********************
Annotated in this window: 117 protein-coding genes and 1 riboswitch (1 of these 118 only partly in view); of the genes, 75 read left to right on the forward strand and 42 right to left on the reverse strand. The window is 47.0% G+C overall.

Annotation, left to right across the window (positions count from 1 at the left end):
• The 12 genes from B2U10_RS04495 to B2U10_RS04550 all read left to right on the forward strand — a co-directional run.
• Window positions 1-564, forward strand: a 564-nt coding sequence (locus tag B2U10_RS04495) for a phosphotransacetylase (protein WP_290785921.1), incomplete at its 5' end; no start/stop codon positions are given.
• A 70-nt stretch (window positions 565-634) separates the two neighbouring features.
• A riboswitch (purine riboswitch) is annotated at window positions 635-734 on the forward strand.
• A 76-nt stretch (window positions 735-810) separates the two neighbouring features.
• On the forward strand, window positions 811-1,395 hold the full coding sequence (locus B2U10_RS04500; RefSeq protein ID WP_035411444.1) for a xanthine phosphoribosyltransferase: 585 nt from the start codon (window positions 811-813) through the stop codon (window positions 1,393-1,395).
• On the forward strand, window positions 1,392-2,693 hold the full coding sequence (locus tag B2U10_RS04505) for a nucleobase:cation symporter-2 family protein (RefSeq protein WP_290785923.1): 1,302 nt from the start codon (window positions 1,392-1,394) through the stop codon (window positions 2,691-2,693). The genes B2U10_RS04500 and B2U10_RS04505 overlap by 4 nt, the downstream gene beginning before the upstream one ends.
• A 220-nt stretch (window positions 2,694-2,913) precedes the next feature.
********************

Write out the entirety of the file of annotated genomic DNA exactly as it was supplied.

Annotated in this window: 117 protein-coding genes and 1 riboswitch (1 of these 118 only partly in view); of the genes, 75 read left to right on the forward strand and 42 right to left on the reverse strand. The window is 47.0% G+C overall.

Annotation, left to right across the window (positions count from 1 at the left end):
• The 12 genes from B2U10_RS04495 to B2U10_RS04550 all read left to right on the forward strand — a co-directional run.
• Window positions 1-564, forward strand: a 564-nt coding sequence (locus tag B2U10_RS04495) for a phosphotransacetylase (protein WP_290785921.1), incomplete at its 5' end; no start/stop codon positions are given.
• A 70-nt stretch (window positions 565-634) separates the two neighbouring features.
• A riboswitch (purine riboswitch) is annotated at window positions 635-734 on the forward strand.
• A 76-nt stretch (window positions 735-810) separates the two neighbouring features.
• On the forward strand, window positions 811-1,395 hold the full coding sequence (locus B2U10_RS04500; RefSeq protein ID WP_035411444.1) for a xanthine phosphoribosyltransferase: 585 nt from the start codon (window positions 811-813) through the stop codon (window positions 1,393-1,395).
• On the forward strand, window positions 1,392-2,693 hold the full coding sequence (locus tag B2U10_RS04505) for a nucleobase:cation symporter-2 family protein (RefSeq protein WP_290785923.1): 1,302 nt from the start codon (window positions 1,392-1,394) through the stop codon (window positions 2,691-2,693). The genes B2U10_RS04500 and B2U10_RS04505 overlap by 4 nt, the downstream gene beginning before the upstream one ends.
• A 220-nt stretch (window positions 2,694-2,913) precedes the next feature.